As I was watching through this show, I was confused. Confused by the fact it feels so alien to me, yet so familiar. Confused by the fact that it show can be unbelievably amazing, yet so mediocre at the same time. Confused by the fact that it can be so similar, yet so different. Animated by Ufotable, Fate/stay night: Unlimited Blade Works (TV) is a completely different beast than the Visual Novel route with the same name, and is both beautiful and flawed at the same time.
Let’s start out with what you are all expecting me to say: Fate/stay night:Unlimited Blade Works is one of the most visually stunning anime out there, and quite possibly the most visually impressive TV anime with production values that you would expect from feature films. The art is so refined that one can’t help but admire the amount of detail and work that they put into it, and the show definitely earns the moniker Unlimited Budget Works that everyone has been calling it. To me, it has one of the best aesthetic designs in anime, the amount of visual effects like bokeh that this show has is simply outstanding, the way they use things like lighting and different angles to enhance the mood is great, the characters expressions are more vivid and full of life than almost all anime, and the way they rendered everything… just beautiful. Ufotable really nailed it with the Visuals in this anime, and I can’t help but love it. Honestly though, this shouldn’t be surprising as Ufotable is the same company that did the Kara no Kyoukai adaptation, which I claimed was “The pinnacle of Japanese animation, the best that Japanese animation has to offer.”
Really, everything about the Visuals of Ufotable’s Unlimited Blade Works is just amazing: The scenery in this show is done extremely well, the the way that they executed the magic in this show is drool worthy while being extremely accurate and more impressive than the source at the same time, and the fights scenes… oh, the fight scenes. In my original Fate/stay night Visual Novel review, I stated
“I wish I was either watching all of that in a fluid animated fight, or playing a game where I can influence the fight itself”
and this dream is finally coming true. To put it frankly, it’s everything I ever dreamed of from Fate/stay night when it comes to the fight scenes, and they are everything I could have ever imagined or even better. When Studio Deen did their adaptations, the fight scenes were frankly, absolutely nothing special, and in the Visual Novel, the fights weren’t that visually impressive: they were still images with effects. Fast and furious, the fights are visually impressive, extremely engaging, do a great job at representing the movement and feel of the fight. Also, it’s an anime that really cares about cinematography, and the cinematography is just one of the best that anime has to offer, along with shows like GARO, Bahamut, etc. It’s a sight to behold, and it’s very impressive. My only real issue with them is that I wish they were longer or slower for the sake of the story, but you can’t really count that as an issue when it’s just wishing for more good stuff, right?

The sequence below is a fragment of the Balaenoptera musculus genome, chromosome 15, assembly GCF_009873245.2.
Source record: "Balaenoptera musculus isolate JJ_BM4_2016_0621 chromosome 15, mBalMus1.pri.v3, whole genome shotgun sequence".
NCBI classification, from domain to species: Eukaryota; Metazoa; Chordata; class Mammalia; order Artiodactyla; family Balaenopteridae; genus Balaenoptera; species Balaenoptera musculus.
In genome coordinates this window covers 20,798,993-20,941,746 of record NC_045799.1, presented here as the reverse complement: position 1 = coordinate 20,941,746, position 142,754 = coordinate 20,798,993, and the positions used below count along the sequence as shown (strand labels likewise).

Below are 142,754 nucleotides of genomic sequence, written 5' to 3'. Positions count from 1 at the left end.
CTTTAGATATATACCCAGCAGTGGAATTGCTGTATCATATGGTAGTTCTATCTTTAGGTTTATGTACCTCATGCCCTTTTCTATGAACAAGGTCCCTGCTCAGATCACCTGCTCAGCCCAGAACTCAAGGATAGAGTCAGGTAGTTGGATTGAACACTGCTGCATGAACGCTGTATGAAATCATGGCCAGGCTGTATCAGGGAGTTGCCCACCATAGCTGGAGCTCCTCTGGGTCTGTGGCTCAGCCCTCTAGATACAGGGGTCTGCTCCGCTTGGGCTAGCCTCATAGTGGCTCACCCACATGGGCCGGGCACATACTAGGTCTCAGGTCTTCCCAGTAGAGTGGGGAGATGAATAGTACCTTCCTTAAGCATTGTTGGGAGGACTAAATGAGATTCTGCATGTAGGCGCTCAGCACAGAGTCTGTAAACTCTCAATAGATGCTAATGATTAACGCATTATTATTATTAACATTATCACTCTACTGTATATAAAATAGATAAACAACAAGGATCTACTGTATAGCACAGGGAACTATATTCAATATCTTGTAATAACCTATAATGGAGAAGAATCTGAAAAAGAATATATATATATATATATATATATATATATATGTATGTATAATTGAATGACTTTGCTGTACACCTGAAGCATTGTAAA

What’s not nearly as impressive however, is the way the how the story in general was executed, with major flaws in the writing, the pacing, and the way that they presented this plot negatively affecting the experience. One may chock this up to me being a VN fan, but if my loyalty to the original source was wrong with Ufotable’s Unlimited Blade Works, this would be a much better show.
If you told me that a story was nothing more than words on paper, nothing more than the events happening, the anime would be near identical to the Visual Novel: while there are minor changes to the story that pretty much only add to the story instead of hindering it, the overall events, characters, interactions, are exactly the same. The story still follows Emiya Shirou as he is dragged into a fight-to-the-death tournament called The Fifth Holy Grail War, where people known as masters fight with heroes from throughout history, known as servants, for a chance to get their wishes granted by the Holy Grail. The Unlimited Blade Works Anime/VN route in particular just uses the Holy Grail War as a backdrop to tell Shirou’s story, struggling with himself about himself and his ideal, having to confront them head on.
The removal of monologuing completely changes this: while Anime fans may mock VN fans for caring so much about this little change and say it’s necessary to adapt the work, I’d say that this change is detrimental to the story, ruining it and everything it stands for. Due to the first person, monologue filled perspective, The VN made you feel like you were with Shirou, going through the challenges of The Holy Grail War, experiencing everything with him, connected. It made you care about the character, feeling his idealistic beliefs, engaging you whenever he head to deal with them in the route. This is the core of Fate/stay night, and nowhere is this more prevalent than in my favorite route, Unlimited Blade Works, where they specifically focused on Shirou and his ideals.